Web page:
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The Structure of Cuban Dependence

  • Patricia Ruffin
Part of the International Political Economy Series book series (IPES)

Abstract

When the Spanish-American-Cuban War of Independence ended in 1898, Cuba was formally incorporated in the sphere of United States power and hegemony. At the conclusion of this war, a government was established in Cuba that catered to the needs of North American capitalism. However, this process of incorporation had economically taken root earlier in the 1800s, when sugar production became increasingly associated with the demands of the world capitalist market. Coupled with the normal problems of foreign domination, Cuba’s relations with the United States were aggravated by the extent to which the mechanisms of foreign control affected all sectors of society.1 Thus, once Cuba’s integration into the capitalist world economy was accomplished and once the internal affairs of Cuba could be carefully monitored by the United States, the policy of North American intervention in Cuba’s internal affairs accelerated, giving stimulus to the development of Cuban nationalism.2

Keywords

Sugar Production Independence Movement Sugar Company Slave Mode Cuban Government 
These keywords were added by machine and not by the authors. This process is experimental and the keywords may be updated as the learning algorithm improves.

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Notes

  1. 1.
    Both in the past and present foreign investment has exerted a considerable influence over developmental prospects for the nations of the so-called Third World. Presently, radical theorists maintain that unequal terms of trade have facilitated underdevelopment in the periphery. For an analysis of post-World War II economic relations between the industrializing and industrialized nations see Cheryl Payer, The Debt Trap: the International Monetrary Fund and the Third World (New York: Monthly Review Press, 1974) where the author analyzes, in particular, the foreign exchange crisis and the debtor position of Third World, non-oil producing nations. For an analysis of Cuba’s early integration into the capitalist systemGoogle Scholar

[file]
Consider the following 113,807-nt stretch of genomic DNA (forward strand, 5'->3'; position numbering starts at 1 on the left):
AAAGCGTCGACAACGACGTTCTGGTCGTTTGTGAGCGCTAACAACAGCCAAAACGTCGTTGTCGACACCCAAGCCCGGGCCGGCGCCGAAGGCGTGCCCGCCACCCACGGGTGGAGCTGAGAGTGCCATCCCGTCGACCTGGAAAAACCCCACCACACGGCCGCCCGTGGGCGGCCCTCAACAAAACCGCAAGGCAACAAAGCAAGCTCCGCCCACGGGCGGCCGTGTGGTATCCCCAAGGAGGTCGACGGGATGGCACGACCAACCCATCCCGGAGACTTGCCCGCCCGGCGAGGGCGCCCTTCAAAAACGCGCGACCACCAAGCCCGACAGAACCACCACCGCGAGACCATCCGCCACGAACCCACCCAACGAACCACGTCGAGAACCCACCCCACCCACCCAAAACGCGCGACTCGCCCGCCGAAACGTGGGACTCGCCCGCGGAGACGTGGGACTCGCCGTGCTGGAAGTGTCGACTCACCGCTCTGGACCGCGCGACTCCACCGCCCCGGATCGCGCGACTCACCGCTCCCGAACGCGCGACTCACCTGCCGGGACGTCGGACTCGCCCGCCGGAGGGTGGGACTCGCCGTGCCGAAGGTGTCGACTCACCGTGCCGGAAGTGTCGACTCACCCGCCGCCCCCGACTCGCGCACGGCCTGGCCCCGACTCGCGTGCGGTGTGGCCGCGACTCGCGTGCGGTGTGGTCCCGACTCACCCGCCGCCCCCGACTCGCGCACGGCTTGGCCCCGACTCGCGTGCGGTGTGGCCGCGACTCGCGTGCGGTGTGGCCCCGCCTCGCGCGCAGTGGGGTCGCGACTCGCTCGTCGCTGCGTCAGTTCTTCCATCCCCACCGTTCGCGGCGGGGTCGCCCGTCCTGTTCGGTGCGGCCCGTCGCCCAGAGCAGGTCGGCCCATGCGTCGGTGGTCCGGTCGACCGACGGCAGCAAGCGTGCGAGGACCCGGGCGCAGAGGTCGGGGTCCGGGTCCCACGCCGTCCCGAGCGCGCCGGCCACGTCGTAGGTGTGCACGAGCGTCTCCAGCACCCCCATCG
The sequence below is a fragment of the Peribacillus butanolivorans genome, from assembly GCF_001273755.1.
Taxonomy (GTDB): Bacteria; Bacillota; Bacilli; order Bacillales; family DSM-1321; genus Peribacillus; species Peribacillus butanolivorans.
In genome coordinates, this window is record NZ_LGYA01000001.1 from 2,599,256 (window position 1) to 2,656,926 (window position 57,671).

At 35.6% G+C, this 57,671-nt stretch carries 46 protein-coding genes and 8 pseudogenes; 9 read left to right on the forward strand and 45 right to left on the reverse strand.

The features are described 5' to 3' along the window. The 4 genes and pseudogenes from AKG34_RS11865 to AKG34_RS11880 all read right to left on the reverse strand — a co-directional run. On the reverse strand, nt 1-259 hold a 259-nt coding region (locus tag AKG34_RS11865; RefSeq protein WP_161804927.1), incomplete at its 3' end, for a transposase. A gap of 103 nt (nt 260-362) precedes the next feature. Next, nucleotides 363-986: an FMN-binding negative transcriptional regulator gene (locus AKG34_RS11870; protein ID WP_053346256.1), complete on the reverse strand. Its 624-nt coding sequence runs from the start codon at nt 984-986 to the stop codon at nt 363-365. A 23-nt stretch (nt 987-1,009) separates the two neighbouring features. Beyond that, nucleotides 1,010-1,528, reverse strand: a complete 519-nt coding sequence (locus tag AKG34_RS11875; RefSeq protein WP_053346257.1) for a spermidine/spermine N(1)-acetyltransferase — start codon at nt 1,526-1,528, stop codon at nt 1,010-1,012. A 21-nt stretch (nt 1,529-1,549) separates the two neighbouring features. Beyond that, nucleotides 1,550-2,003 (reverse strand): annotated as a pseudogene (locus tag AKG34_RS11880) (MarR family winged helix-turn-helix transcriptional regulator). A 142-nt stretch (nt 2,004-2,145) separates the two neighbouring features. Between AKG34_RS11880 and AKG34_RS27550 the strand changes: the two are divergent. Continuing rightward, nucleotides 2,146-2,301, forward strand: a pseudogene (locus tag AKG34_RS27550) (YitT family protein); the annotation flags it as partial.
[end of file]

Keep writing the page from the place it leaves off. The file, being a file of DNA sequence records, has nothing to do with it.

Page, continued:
2. see Heinrich Friedlander, Historia Economica de Cuba, vol. II (Havana: Editorial de Ciencias Sociales, 1978).Google Scholar
  3. 2.
    Cuban nationalism developed in response to and accompanied foreign penetration. Unlike nationalism in core states, nationalism in the Third World emerged in opposition to the prevailing ideologies stimulated by European control of the colonial world. For an analysis of the development of nationalism in core states, see Edward H. Carr, Nationalism and After (London: Macmillan, 1968).Google Scholar
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  5. 3.
    Three significant constitutional charters preceded adoption of the 1901 Constitution, Philip Foner mentions the constitution of Guaimaro as the first fundamental charter of Cuba. The other two charters were the Constitution of Jimaquaji (September 1895) and the Constitution of La Yaya (1897). For the text of these charters see Dr Leonel-Antonio De La Cuesta (ed.), Constituciones Cubanas: Desde 1812 Hasta Nuestro Dias (Cuban Constitutions: from 1812 to the Present) (Espana: Ediciones Exilo, 1974).Google Scholar
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Copyright information

© Patricia Ruffin 1990

Authors and Affiliations

  • Patricia Ruffin
    • 1
  1. 1.Political Science Howard UniversityUSA

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